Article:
Coastal communities to be hit hard by reduced winter ferry schedule

Published: Sep. 6, 2019 at 6:17 PM AKDT
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The Alaska Marine Highway System confirmed its winter sailing schedule on Thursday which will see reduced sailings for many coastal communities.

The impact of those reduced sailings will be felt across the ferry system, including on the Kenai Peninsula where some communities are using ferries to barge in water during ongoing water shortages.

“It's very cost prohibitive. Even just using the ferry system it's expensive to get ten pallets of water shipped here, so it's not sustainable for our budget,” Cassidi Cameron, Seldovia’s city manager.

For Prince William Sound communities, the lack of service is even more extreme. Cordova and nearby communities will see a roughly eight-month gap in service between late September and May.

Cordova Mayor Clay Koplin is looking to the positives for his community. AMHS added an extra week of sailings in late September that will allow commercial fishermen to ship freight onto the road system.

The town is an important fishing hub in Prince William Sound that has economic impacts across the state. 120 Wasilla-based fishermen and 100 Homer-based fishermen come into Prince William Sound this year.

“Cordova is a national fisheries powerhouse, the eleventh largest seafood port in the US,” Koplin said.

He is also looking at the schedule as a “work in progress” as he advocates for more service. His dream scenario would be two winter sailings a week to Valdez and Whittier, allowing residents to get on the road system and for outsiders to come in for special events.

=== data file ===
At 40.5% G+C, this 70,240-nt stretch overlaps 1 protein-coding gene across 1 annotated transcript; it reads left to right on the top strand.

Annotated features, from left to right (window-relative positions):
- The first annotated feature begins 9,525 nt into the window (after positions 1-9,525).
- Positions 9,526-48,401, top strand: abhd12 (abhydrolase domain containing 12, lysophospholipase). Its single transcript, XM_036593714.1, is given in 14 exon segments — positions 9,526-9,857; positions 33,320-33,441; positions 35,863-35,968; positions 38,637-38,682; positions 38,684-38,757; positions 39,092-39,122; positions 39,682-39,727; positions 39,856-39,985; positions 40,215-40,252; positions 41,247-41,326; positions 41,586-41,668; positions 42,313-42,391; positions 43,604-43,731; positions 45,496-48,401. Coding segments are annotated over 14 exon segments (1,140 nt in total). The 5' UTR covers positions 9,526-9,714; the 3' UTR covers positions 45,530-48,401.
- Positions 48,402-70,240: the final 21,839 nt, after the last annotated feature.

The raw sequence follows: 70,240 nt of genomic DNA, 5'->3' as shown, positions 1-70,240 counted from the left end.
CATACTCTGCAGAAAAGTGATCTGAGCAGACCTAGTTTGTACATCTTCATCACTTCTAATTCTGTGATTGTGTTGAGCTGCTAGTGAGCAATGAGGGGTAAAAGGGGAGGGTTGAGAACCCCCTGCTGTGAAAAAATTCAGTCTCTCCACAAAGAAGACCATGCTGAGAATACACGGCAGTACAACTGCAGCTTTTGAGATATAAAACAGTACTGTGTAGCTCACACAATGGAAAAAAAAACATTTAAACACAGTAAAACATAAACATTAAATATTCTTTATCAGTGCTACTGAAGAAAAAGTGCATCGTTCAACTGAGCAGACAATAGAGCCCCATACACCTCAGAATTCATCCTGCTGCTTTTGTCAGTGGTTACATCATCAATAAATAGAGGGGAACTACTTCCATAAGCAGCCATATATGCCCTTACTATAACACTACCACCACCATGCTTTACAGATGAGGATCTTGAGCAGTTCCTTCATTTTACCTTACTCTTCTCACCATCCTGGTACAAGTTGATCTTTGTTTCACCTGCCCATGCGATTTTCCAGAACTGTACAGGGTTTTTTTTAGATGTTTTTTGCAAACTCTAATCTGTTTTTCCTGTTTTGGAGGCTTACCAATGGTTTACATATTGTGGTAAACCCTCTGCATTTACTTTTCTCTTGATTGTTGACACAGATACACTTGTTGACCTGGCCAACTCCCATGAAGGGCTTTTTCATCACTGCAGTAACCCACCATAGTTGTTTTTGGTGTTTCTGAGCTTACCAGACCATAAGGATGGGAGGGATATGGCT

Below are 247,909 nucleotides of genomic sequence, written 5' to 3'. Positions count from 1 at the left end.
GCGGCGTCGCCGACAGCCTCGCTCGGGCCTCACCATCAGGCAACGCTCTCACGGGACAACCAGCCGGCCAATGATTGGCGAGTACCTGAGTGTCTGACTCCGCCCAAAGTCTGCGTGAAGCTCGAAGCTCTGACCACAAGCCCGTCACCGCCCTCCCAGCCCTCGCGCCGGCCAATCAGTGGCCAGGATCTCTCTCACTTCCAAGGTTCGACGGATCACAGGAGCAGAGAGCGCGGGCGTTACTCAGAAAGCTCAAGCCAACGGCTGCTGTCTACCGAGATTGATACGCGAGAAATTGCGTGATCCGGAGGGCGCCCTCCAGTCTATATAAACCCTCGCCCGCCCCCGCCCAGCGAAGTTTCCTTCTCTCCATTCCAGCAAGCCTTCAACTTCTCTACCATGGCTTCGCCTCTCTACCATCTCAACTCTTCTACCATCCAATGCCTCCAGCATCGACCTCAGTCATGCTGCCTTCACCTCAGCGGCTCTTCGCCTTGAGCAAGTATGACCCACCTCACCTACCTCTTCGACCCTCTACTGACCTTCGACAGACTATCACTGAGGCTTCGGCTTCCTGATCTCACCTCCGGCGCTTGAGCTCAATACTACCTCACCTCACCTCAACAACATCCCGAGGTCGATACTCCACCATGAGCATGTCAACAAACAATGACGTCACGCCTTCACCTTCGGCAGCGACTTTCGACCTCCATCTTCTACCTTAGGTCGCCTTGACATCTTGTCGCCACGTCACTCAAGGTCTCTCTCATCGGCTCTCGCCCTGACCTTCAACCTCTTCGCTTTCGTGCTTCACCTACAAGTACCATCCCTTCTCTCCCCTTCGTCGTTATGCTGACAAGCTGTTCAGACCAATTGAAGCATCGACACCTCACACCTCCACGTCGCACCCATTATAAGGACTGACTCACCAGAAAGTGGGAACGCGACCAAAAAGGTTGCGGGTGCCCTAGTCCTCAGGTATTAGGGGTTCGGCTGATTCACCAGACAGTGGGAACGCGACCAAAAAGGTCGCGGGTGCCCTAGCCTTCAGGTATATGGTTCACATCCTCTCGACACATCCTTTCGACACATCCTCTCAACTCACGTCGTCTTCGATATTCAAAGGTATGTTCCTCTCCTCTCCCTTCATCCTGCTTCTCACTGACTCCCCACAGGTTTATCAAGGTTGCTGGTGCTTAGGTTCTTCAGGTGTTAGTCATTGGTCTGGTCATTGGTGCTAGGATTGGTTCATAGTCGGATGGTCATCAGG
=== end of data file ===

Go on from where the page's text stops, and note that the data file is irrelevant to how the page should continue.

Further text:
Meadow Bailey, the communications director for the Alaska Department of Transportation, said she wasn’t aware of flexibility in the schedule and that the department has been trying to maximize service with limited resources.

Part of maximizing service involves introducing

which will see passengers pay more for more popular sailings.

For Cordova, the problem of shipping freight is made more complicated by the loss of Alaska Airlines combined

in 2017, a popular way for people to ship freight by air.

Alaska Airlines added three freighters for cargo after the combis were taken offline. The airline also has the ability “to do drop-in service if needed or we can move some freight in the belly of aircraft flying that day,” said Tim Thompson, a spokesperson for the airline.

“Depending on dimensions and weight, some freight may have to wait for scheduled service or drop-in.”

Gary Graham, the owner of the Powder House bar and grill in Cordova, is furious about the gap in service and says he’s look at launching legal action against the governor.

Every two weeks, Graham uses Alaska ferries to take a box truck onto the road system to go grocery shopping in Anchorage. He says he spends roughly $20,000 every trip.

Without ferries over the winter, Graham says he will likely use barge services out of Seattle that will mean the Alaska economy will miss out on tens of thousands of dollars each month he usually spends in Anchorage stores.